Wolfie came into a home with an aging Schnauzer who had been diagnosed with canine cognitive dysfunction, along with going blind and deaf and with congestive heart failure. He immediately made Milly, our very first dog, his cause in life and dedicated himself to caring for her. Outside he would guide her to her favorite trees or the smelliest grass in which to roll. When she couldn’t find her way back to the house, he would nudge her along until she could find a doorway to enter. He kept her alive for an extra 18 months and we were eternally grateful to him.
Milly didn’t play with toys much. She had no interest in anything other than food and going for rides in the car, so when Wolfie came we didn’t have dog toys around the house.
After Wolfie had been doctored and fed well and was secure in our love, he began to exhibit odd behavior. When we left him alone in the house with only Milly for companionship, he would tear up any paper he could find. One day I found him tearing around the bathroom, toilet paper and magazines shredded into tiny pieces and he ran in wild, tight circles creating a snowstorm of paper all around him. It was then it occurred to me that Wolfie needed toys. We bought out the store, of course, because such a dog deserved only the best and Wolf’s favorite toy became “bite the man.” Whenever Wolf entered the house, after greeting his humans, he would run to give “bite” a ritual greeting, shaking him and tossing him into the air.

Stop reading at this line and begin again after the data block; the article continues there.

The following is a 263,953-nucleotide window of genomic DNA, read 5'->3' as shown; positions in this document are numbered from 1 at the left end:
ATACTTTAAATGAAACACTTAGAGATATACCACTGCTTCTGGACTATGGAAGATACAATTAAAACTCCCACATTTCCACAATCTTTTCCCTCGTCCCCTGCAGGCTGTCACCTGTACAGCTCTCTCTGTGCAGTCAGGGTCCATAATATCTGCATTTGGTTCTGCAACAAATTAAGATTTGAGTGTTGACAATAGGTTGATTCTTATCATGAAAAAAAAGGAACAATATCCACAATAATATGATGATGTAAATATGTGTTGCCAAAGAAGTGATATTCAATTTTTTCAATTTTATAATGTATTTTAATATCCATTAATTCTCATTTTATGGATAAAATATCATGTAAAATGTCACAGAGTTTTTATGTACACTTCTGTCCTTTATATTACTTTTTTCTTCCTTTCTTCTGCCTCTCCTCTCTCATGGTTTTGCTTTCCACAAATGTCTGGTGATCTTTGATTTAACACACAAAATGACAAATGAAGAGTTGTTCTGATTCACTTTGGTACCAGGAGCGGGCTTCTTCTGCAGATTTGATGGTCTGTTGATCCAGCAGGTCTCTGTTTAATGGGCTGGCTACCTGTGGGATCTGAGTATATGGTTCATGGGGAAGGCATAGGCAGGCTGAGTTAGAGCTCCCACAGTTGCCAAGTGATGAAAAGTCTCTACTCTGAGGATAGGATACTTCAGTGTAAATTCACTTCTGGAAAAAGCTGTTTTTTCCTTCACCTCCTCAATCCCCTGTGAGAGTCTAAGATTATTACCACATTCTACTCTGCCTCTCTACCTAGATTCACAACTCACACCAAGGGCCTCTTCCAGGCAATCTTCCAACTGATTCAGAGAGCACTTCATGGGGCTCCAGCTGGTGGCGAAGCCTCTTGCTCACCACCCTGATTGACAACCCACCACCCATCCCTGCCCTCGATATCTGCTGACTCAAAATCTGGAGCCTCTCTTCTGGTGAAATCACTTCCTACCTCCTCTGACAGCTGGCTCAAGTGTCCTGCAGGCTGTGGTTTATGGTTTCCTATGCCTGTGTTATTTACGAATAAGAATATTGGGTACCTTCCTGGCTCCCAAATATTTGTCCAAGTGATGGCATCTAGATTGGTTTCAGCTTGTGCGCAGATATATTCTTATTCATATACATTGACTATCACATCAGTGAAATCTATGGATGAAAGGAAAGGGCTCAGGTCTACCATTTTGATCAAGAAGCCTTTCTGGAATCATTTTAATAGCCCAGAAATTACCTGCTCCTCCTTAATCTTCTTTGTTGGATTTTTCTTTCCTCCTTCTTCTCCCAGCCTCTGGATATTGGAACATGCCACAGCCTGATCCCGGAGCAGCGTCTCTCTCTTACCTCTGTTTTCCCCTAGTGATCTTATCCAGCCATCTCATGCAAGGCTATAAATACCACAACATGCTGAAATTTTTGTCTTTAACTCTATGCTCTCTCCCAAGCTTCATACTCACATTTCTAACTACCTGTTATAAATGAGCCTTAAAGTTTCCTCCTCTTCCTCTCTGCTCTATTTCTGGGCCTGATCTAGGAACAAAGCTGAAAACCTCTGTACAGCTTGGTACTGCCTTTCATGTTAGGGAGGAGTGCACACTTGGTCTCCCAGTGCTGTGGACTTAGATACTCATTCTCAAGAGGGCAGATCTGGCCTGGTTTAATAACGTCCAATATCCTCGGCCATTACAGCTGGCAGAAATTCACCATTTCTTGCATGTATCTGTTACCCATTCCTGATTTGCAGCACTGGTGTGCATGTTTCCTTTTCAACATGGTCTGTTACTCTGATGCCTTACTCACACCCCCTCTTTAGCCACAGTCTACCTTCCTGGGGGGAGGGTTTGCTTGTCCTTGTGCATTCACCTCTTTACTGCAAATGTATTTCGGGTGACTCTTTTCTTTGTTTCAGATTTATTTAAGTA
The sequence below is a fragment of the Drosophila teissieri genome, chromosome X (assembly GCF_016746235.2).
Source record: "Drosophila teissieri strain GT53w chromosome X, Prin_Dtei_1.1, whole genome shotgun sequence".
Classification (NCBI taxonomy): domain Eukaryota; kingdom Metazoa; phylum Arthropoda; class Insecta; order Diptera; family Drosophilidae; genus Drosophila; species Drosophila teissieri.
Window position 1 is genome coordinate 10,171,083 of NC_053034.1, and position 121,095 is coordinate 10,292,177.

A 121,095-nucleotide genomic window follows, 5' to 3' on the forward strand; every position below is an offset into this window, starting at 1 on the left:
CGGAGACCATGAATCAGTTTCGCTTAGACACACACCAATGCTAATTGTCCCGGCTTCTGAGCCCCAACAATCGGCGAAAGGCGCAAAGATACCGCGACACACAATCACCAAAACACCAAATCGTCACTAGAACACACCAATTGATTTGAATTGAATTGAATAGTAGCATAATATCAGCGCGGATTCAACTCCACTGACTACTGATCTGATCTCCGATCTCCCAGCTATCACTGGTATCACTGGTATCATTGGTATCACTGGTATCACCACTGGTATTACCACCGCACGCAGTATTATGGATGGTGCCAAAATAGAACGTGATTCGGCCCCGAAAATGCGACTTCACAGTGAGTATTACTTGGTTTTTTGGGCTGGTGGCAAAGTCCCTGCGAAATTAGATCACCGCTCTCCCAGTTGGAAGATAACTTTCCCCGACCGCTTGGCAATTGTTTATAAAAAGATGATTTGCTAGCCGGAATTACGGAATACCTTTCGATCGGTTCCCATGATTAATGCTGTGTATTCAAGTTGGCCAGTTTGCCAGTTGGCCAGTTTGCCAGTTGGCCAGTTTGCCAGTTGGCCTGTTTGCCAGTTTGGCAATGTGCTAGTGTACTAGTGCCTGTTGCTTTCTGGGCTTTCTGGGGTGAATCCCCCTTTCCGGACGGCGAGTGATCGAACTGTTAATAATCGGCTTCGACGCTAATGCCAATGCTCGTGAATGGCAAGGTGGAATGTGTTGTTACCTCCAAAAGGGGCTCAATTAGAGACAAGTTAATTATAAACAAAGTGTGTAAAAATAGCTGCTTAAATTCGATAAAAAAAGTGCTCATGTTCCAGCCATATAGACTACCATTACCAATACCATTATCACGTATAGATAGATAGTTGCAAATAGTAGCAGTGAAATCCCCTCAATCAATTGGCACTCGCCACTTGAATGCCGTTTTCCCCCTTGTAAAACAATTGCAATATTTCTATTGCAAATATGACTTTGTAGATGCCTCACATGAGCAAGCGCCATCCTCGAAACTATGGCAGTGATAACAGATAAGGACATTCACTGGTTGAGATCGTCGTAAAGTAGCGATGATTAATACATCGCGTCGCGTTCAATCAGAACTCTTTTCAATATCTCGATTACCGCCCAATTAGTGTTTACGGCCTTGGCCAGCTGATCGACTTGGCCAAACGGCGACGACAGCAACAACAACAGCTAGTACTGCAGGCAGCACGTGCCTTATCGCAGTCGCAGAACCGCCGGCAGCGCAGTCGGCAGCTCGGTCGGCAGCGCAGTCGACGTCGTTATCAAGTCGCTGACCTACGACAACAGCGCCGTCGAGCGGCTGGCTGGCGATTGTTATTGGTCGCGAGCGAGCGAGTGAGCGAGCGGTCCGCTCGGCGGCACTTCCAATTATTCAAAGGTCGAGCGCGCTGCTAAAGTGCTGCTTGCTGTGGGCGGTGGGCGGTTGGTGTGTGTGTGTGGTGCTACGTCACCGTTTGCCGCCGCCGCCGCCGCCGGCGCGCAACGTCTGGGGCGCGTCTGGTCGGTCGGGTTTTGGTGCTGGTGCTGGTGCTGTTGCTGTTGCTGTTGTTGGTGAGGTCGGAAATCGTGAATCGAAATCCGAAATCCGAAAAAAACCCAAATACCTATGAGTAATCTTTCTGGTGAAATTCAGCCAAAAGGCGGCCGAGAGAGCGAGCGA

Wolf never hunted but he loved the chase. Once he actually caught a bunny in our yard that had the misfortune to run past just as we let Wolf out the door. He looked with astonishment at the bunny in his mouth and very gently set the bunny down, who, terrified, took off like a “jackrabbit.” Wolfie did, however, destroy scores of “bite the men” during his lifetime and would chastise us with evil looks when we would finally toss away a gutted, but still beloved toy.
Wolf shared our lives for twelve precious years and though other Schnauzers have come into our lives, none has ever replaced “the best dog in the world.” His last “bite the man” sits atop our computer, along with his ashes and his collar, waiting . . .